While security budgets do not always align with the amount of risk, taking advantage of innovative technologies is often more beneficial than it is risky with one caveat: it has to be done right. In particular, ad-hoc stacks and protocol security extensions offer significant benefits. Indeed, a postmortem disclosed following a 72-hour distributed denial of service (DDoS) attack against the core network of a large "content delivery network" provider in 2013 reported zero downtime on its native IPv6 infrastructure during the outage. Version 6 of the internet protocol (IPv6) has been around for a long time but its deployment rate is slowly rising although transient implementations have become common. Initiatives such as DNSSEC are slowly gaining traction and are here to stay. DNSSEC is a suite of specifications for securing certain information such as origin authentication of domain name system (DNS) data, data integrity and authenticated denial of existence.

Myth 3: Ubiquitous high-grade encryption is the singular solution

Modern computation power has reached a level whereby high-grade encryption is the norm. According to a 2015 report from the SANS Institute, an IT security trainer, brute-force and crypto-side-channel attacks are falling in number while hackers' focus is shifting toward opportunistic exploitation. Brute-force attacks are targeted, usually automated, attempts to decode data by using a large number of password combinations while side-channel attacks are based on data gained from a particular implementation rather than any other derived or design flaw. Our focus, therefore, should be on auditable enforcement and authentication of encryption methods.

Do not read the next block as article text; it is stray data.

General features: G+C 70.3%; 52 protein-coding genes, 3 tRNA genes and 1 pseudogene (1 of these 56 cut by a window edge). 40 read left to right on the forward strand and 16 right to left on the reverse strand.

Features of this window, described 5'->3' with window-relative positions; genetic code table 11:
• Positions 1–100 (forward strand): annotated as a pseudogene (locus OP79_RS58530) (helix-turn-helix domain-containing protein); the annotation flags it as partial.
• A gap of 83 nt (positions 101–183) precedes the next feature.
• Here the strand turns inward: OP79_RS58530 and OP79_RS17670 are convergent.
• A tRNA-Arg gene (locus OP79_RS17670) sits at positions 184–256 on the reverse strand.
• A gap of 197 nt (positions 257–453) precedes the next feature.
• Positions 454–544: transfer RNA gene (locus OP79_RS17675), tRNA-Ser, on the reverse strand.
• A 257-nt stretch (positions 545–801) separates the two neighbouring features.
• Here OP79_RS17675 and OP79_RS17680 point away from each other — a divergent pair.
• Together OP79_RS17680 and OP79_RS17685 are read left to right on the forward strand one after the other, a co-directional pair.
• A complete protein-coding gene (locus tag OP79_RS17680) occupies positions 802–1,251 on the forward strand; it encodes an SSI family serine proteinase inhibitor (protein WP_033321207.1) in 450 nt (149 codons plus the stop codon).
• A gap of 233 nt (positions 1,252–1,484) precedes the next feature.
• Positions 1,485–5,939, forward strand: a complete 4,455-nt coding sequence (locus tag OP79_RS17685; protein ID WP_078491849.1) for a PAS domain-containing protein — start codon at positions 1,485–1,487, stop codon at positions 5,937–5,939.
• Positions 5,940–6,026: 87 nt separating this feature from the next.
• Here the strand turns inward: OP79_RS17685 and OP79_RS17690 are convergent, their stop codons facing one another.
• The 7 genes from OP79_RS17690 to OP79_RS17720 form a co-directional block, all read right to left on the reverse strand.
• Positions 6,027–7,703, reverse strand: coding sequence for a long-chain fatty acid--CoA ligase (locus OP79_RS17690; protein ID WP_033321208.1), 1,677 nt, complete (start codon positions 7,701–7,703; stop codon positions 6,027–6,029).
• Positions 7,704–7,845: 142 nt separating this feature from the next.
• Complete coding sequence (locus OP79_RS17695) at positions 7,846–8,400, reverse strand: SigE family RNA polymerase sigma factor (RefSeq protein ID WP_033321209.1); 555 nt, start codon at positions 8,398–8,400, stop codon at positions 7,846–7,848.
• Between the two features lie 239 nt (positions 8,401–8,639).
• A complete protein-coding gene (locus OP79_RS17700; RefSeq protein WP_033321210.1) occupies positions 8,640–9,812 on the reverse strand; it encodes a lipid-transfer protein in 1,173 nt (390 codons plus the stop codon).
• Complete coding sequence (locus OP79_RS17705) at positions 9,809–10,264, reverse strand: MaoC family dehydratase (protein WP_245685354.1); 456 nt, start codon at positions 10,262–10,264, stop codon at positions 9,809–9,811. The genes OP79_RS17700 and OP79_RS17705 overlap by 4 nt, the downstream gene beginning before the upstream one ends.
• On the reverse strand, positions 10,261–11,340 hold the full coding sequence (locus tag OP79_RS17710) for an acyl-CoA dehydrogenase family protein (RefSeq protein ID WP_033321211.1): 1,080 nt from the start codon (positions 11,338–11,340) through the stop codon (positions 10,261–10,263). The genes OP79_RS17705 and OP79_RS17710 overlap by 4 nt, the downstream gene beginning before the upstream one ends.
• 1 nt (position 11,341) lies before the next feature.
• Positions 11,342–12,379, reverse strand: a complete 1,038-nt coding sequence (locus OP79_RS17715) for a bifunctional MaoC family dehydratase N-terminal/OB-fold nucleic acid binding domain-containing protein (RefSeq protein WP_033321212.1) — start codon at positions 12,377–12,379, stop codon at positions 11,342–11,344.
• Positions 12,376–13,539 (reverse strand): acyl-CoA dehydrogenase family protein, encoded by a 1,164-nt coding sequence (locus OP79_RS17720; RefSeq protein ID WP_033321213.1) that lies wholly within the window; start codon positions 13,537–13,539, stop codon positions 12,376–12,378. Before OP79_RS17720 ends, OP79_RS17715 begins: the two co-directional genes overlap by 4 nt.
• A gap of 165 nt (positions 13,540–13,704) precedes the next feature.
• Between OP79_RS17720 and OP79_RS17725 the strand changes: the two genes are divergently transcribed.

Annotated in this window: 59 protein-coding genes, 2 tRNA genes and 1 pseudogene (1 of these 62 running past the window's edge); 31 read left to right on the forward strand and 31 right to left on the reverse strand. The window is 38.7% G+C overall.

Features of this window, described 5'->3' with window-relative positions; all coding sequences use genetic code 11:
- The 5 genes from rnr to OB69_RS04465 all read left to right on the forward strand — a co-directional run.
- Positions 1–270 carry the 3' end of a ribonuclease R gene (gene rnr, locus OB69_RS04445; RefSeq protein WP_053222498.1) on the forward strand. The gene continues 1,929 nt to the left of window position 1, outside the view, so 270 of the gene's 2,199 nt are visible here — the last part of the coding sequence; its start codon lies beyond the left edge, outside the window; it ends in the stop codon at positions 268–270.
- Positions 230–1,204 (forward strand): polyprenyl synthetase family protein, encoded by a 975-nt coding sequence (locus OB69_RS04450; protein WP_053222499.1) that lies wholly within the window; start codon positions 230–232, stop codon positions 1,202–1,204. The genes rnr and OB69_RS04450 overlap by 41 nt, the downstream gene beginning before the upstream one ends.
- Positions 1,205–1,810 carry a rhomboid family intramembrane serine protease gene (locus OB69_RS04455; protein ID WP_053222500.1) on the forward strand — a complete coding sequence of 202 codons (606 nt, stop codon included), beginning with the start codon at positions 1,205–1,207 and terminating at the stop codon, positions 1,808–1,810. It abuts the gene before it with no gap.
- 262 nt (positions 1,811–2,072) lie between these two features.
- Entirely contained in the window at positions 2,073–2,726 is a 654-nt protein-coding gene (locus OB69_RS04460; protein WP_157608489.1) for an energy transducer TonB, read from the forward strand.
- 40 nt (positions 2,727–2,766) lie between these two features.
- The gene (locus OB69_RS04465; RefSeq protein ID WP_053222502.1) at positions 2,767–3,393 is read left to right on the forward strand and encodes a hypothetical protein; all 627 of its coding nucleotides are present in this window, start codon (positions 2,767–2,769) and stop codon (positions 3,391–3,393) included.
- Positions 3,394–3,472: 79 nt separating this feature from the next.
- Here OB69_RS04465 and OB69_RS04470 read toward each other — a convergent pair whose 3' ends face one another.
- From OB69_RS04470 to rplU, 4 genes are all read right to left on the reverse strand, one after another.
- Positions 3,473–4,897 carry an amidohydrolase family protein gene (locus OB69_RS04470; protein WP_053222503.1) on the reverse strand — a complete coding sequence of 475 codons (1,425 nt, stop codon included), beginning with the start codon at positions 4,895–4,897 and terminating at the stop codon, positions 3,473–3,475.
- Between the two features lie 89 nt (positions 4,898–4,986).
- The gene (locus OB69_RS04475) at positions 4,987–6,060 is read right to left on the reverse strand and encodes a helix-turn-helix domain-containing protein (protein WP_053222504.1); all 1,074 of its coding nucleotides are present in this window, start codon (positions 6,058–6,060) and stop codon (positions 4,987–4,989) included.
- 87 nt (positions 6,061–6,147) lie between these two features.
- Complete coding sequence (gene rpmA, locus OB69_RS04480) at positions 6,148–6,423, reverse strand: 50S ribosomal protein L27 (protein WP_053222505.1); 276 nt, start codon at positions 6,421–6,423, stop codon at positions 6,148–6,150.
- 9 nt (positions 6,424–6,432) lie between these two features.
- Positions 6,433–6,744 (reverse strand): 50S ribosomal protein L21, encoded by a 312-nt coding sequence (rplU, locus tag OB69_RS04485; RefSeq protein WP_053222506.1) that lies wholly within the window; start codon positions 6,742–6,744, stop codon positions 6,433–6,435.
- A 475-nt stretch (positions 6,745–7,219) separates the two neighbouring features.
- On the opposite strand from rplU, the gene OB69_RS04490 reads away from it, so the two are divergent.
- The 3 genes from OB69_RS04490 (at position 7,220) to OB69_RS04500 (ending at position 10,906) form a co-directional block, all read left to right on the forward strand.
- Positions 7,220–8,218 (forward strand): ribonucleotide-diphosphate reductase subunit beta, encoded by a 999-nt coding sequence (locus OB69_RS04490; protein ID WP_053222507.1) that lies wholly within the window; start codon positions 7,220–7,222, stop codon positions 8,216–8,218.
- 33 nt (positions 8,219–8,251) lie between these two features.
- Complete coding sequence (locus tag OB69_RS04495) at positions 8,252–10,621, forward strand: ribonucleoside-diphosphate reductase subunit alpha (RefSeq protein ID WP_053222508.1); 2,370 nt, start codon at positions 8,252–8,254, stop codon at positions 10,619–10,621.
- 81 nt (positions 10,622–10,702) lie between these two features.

And here are three fundamental truths.

Truth 1: Reflection and multi-vector attacks make up the majority of attacks in the last two years

According to content network delivery provider Akamai's 2015 security report, 56% of all distributed DDoS attacks mitigated in the fourth quarter that year were multi-vectored, meaning they attacked multiple layers of vulnerability simultaneously. Think of antibiotic cocktails – attacking with two independent methods simultaneously is a lot harder to defend against.

There is a sector-based ‘vector-adjustment' trend – the financial and gaming sectors were mostly hit by repeat stresser/booter-based botnet DDoS attacks – a type of targeted denial of service attempts using systems or services specifically built for testing systems' resilience – while the retail sector was most frequently targeted in web application attacks – a 40% and 28% increase respectively compared with Q3 2015.

Truth 2: Perimeter complacency is on the rise

Due to the ever-increasing number of multi-tenanted clouds with global footprint, organisations put greater focus on perimeter (internal) network (DMZ) security and tend to underestimate internal risks. Think "your security is as good as your weakest link". In fact, as much as 20% of cyber attacks come from inside the organisation, usually because of lax controls and/or unenforced security and encryption policies.

Truth 3: Security requires a collective defence

According to a study carried out in 2014 by information security think-tank the Ponemon Institute, the highest security risk is at the application layer. In 2015, reflection denial-of-service-type attacks – where potentially legitimate third-party computers are used to send attack data traffic – were on the rise. Today well-funded multi-layer DDoS attacks are the norm, making the traditional, and often reactive, security defences inefficient.

Organisations should adopt a open system interconnection (OSI) granular model approach to security, complemented with analytics research, proactive threat intelligence and innovation.

The bottom line is that adopting consistent protocols between hardware and software layers allows for stronger security. Hackers' use of multi-pronged attacks can best be mitigated by defender's use of multi-pronged protection: a combination of compatible hardware, software, vigilance, education and consistent use of protocols.

Between these myths and realities, some things are clear: Fund managers are squarely in the cross-hairs: ‘follow the money' points directly to the financial services industry; cyber security is a high-tech endeavor with equally high stakes: it is critical to have experts on staff; and every member of an organisation is a potential weak link. We all have a role to play in securing our clients' information.